In the next step 108, the candidate completes a motivational fit assessment. The assessment may be based on a variety of job factors such as formal recognition, achievement, reward, position status, influencing others, task variety, travel, and recognition for expertise. The motivational fit assessment may comprise a job fit analysis to evaluate the candidate's fit with the motivational factors present in the target assignment. It may further comprise an organizational fit analysis to evaluate the candidate's satisfaction with the organization's values and method of operation. Finally, it may comprise a location fit analysis to evaluate the candidate's satisfaction with the geographic location of the job. A report is generated and a feedback session is held with the department manager 116 to discuss the report.

The motivational fit assessment may be completed using the Targeted Selection®: Motivational Fit System software package from Development Dimensions International, Inc. (DDI). The software package supplements a company's selection system by helping the company determine whether candidates will find a specific job assignment satisfying and the organizational culture desirable. The package may comprise questionnaires and inventories such as the following:

Job Fit Analysis Questionnaire: This questionnaire helps the organization's content experts rate the presence and prevalence of 26 job fit factors, such as coaching and independence, in the target assignment. The software generates a job fit profile.

Organization Fit Analysis Questionnaire: This questionnaire helps the organization's content experts measure the presence and prevalence of 28 organization fit factors, such as quality focus. The software generates an organization fit profile.

Ideal Job Inventory: This candidate questionnaire has 100 items and helps determine which factors a candidate would find motivating or demotivating in an ideal job. The software generates a candidate profile as well as tailored interview questions.

Ideal Organization Inventory: This candidate inventory allows a candidate to list the characteristics he or she would find appealing or unappealing in an organization. The software generates a candidate profile and tailored interview questions.

Comparison Reports: In addition to generating independent profiles and interview questions based on survey data, the system also provides candidate comparison reports. These reports look at the “gap” and “match” between what a job and organization offer and what a candidate is looking for in a job and organization.

Interview Questions: Questions are specifically written to explore the gaps and matches identified in the comparison reports. Interview questions are produced for inclusion in a Targeted Selection interview guide.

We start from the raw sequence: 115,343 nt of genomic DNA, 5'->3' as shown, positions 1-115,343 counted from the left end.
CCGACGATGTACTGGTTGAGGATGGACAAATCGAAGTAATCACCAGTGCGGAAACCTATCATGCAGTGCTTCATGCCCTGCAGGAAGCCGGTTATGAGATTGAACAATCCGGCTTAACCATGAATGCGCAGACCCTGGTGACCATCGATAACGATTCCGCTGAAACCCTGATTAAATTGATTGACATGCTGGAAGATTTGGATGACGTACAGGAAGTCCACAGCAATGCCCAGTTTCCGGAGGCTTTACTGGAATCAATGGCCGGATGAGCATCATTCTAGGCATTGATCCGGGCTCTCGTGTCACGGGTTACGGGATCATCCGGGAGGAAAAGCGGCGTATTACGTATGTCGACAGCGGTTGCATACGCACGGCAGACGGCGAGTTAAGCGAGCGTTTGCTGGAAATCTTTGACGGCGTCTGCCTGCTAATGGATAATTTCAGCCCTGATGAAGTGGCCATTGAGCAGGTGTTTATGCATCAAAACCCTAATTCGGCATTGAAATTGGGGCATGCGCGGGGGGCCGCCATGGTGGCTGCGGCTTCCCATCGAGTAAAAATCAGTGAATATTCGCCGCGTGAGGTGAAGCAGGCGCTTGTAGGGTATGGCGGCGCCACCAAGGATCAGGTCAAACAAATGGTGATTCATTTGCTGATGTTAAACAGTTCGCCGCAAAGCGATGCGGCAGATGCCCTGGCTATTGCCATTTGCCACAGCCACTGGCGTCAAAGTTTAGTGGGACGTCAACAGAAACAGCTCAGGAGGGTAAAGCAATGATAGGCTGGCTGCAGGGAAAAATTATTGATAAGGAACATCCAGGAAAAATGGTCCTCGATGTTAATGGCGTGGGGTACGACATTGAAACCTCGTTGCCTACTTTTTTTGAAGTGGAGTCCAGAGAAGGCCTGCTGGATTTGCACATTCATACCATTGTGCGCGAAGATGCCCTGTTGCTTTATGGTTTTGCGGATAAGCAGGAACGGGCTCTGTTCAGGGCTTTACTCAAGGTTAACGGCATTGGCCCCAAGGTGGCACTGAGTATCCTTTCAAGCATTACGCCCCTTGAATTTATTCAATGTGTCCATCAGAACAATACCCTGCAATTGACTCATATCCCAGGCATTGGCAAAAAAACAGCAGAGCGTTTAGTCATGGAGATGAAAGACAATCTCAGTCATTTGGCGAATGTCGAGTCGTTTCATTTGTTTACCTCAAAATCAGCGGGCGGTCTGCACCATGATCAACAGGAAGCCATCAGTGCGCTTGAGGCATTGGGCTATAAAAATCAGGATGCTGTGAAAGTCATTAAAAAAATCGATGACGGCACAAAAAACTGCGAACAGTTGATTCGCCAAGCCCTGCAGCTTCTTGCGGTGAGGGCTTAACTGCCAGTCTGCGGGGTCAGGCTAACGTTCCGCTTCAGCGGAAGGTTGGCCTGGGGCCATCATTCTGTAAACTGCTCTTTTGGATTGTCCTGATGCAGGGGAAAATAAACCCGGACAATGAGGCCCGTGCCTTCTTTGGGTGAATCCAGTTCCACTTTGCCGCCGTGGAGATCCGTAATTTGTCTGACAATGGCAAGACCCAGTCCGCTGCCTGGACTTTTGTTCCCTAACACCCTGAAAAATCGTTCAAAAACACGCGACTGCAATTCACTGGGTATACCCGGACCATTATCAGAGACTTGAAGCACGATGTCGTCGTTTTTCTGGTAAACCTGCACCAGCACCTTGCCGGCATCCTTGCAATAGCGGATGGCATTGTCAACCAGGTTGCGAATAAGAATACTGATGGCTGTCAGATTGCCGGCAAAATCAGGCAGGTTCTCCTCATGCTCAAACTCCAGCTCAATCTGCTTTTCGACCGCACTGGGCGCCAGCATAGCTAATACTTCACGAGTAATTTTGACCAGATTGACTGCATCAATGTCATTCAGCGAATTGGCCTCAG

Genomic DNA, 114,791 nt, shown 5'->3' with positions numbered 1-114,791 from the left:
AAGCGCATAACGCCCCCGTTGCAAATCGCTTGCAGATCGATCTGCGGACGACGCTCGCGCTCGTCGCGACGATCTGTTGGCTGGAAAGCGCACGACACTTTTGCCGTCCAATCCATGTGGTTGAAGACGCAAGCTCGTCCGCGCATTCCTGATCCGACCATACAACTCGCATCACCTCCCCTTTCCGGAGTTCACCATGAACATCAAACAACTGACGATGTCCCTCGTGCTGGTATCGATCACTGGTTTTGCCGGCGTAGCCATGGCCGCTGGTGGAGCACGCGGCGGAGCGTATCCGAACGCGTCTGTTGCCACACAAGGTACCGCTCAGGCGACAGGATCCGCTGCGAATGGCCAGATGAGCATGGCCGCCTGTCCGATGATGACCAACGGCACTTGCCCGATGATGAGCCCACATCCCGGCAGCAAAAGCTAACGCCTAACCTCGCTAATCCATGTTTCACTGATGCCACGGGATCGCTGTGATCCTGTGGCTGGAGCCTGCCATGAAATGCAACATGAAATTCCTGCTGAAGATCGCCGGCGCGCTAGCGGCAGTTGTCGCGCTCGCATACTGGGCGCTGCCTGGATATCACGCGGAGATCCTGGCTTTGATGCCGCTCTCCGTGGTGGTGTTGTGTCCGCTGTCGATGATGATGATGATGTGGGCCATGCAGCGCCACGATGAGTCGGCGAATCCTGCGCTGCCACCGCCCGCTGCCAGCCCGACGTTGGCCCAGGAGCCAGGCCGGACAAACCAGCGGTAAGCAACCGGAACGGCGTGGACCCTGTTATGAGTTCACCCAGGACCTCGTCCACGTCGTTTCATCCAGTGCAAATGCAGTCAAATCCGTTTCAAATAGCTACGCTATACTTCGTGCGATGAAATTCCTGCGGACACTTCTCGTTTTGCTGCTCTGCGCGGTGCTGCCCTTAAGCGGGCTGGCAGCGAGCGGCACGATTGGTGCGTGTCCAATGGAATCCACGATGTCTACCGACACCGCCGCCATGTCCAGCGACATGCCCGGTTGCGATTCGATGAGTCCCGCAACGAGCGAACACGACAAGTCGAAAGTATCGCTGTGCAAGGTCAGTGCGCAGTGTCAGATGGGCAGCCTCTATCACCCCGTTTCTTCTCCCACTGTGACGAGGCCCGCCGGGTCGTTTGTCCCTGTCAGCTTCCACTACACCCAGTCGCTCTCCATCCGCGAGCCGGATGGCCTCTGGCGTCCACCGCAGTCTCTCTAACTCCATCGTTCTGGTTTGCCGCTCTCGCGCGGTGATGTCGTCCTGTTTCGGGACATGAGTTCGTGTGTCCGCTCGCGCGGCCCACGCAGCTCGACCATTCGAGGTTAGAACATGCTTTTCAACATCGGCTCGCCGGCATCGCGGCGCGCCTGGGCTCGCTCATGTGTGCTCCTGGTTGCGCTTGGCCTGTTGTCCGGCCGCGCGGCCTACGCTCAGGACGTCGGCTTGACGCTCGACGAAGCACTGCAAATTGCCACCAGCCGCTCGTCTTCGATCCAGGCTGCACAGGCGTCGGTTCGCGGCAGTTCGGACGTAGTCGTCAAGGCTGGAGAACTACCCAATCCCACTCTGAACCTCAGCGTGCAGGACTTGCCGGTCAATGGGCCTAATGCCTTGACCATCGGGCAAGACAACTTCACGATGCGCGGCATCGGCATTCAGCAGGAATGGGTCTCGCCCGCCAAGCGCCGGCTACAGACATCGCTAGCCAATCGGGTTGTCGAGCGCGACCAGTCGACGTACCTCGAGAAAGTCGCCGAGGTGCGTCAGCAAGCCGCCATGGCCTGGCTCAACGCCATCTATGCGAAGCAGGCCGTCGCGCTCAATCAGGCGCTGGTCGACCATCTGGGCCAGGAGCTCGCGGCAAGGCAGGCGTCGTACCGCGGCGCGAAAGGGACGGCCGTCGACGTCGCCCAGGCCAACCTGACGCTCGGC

In the next step 110, a selection interview is conducted by the EAD and/or the administration of the department offering the assignment. The purpose of the selection interview is to assess the skills of the candidate in several areas that have been identified by job experts as critical to the successful performance while on an international assignment. An interview of the candidate based on the department specific expatriate competencies is conducted. Expatriate competencies may include communication, building strategic working relationships, stress tolerance, challenging spirit, decision making and problem solving, gaining commitment, planning and organizing, company philosophy, continuous learning, and technical expertise. The candidate's skills in these areas are evaluated to determine whether the candidate possesses the skills and abilities that are needed for an expatriate assignment. A report is generated and a feedback session is held with the department manager 116 to discuss the report.

In the next step 112, a technical assessment is administered by the EAD. The purpose of the technical assessment is to assess the proficiency of the candidate in several technical areas that have been identified by job experts as critical to successful performance while on an international assignment. Competencies related to technical aspects of the job may include such areas as computer knowledge, the company's manufacturing process, knowledge regarding the company's products, safety and ergonomics knowledge, quality knowledge, equipment and fixtures knowledge, and efficiency knowledge. The assessment tool used to evaluate technical competency may be created from a complete technical competency model that is developed as follows:

    • 1. Determine appropriate level of competency definition: Create a model to define the desired outputs.
    • 2. Identify technical competency framework: A competency is a major category within a technical domain area.
    • 3. Identify draft knowledge areas within each domain: Identify the major division within each competency.
    • 4. Build initial set of representative examples for each competency: Identify behavioral examples of how the competency is demonstrated on the job.
    • 5. Gather input and share information: Draft competencies are reviewed, edited, and supplemented by the experts in the technical competency.
    • 6. Validate the Model: Final competency model may be confirmed and validated to ensure accuracy and legal credibility.